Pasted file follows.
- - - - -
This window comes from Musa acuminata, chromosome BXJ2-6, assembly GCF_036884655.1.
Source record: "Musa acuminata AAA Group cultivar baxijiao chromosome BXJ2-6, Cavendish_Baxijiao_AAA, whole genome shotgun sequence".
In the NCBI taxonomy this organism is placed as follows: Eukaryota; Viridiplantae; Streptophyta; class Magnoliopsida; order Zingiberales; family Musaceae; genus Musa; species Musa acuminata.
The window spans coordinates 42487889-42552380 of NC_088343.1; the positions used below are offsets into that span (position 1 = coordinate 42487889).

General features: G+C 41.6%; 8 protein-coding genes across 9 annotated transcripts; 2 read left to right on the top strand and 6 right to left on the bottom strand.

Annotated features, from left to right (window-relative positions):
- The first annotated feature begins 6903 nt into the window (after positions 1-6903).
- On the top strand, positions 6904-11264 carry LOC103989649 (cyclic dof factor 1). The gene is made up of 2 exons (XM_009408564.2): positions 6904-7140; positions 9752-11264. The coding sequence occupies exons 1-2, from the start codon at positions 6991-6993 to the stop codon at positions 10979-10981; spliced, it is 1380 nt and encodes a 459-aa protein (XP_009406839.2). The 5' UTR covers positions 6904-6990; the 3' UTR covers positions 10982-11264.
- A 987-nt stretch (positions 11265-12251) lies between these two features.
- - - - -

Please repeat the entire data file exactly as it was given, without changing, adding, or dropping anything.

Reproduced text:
This window comes from Musa acuminata, chromosome BXJ2-6, assembly GCF_036884655.1.
Source record: "Musa acuminata AAA Group cultivar baxijiao chromosome BXJ2-6, Cavendish_Baxijiao_AAA, whole genome shotgun sequence".
In the NCBI taxonomy this organism is placed as follows: Eukaryota; Viridiplantae; Streptophyta; class Magnoliopsida; order Zingiberales; family Musaceae; genus Musa; species Musa acuminata.
The window spans coordinates 42487889-42552380 of NC_088343.1; the positions used below are offsets into that span (position 1 = coordinate 42487889).

General features: G+C 41.6%; 8 protein-coding genes across 9 annotated transcripts; 2 read left to right on the top strand and 6 right to left on the bottom strand.

Annotated features, from left to right (window-relative positions):
- The first annotated feature begins 6903 nt into the window (after positions 1-6903).
- On the top strand, positions 6904-11264 carry LOC103989649 (cyclic dof factor 1). The gene is made up of 2 exons (XM_009408564.2): positions 6904-7140; positions 9752-11264. The coding sequence occupies exons 1-2, from the start codon at positions 6991-6993 to the stop codon at positions 10979-10981; spliced, it is 1380 nt and encodes a 459-aa protein (XP_009406839.2). The 5' UTR covers positions 6904-6990; the 3' UTR covers positions 10982-11264.
- A 987-nt stretch (positions 11265-12251) lies between these two features.